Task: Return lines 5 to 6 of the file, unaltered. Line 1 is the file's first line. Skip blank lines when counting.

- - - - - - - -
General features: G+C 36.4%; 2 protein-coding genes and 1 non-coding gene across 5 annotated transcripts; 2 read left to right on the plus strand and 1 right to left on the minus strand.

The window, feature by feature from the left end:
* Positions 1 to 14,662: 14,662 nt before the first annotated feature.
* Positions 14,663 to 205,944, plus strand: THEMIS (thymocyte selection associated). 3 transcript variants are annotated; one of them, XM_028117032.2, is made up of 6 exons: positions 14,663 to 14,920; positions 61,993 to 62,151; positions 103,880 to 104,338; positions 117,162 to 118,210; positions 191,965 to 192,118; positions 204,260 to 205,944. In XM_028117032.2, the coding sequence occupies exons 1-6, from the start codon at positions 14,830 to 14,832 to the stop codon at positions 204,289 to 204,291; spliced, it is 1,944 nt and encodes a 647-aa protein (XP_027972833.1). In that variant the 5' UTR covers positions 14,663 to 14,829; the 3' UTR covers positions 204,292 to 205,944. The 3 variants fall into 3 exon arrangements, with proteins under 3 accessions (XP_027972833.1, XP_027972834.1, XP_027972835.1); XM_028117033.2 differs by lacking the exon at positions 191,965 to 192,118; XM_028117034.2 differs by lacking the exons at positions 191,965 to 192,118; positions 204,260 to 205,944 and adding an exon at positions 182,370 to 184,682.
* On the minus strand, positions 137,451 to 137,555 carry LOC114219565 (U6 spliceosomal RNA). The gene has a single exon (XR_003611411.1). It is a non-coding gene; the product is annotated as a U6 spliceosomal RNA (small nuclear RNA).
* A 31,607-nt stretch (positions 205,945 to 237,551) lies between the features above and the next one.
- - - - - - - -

* On the minus strand, positions 137,451 to 137,555 carry LOC114219565 (U6 spliceosomal RNA). The gene has a single exon (XR_003611411.1). It is a non-coding gene; the product is annotated as a U6 spliceosomal RNA (small nuclear RNA).
* A 31,607-nt stretch (positions 205,945 to 237,551) lies between the features above and the next one.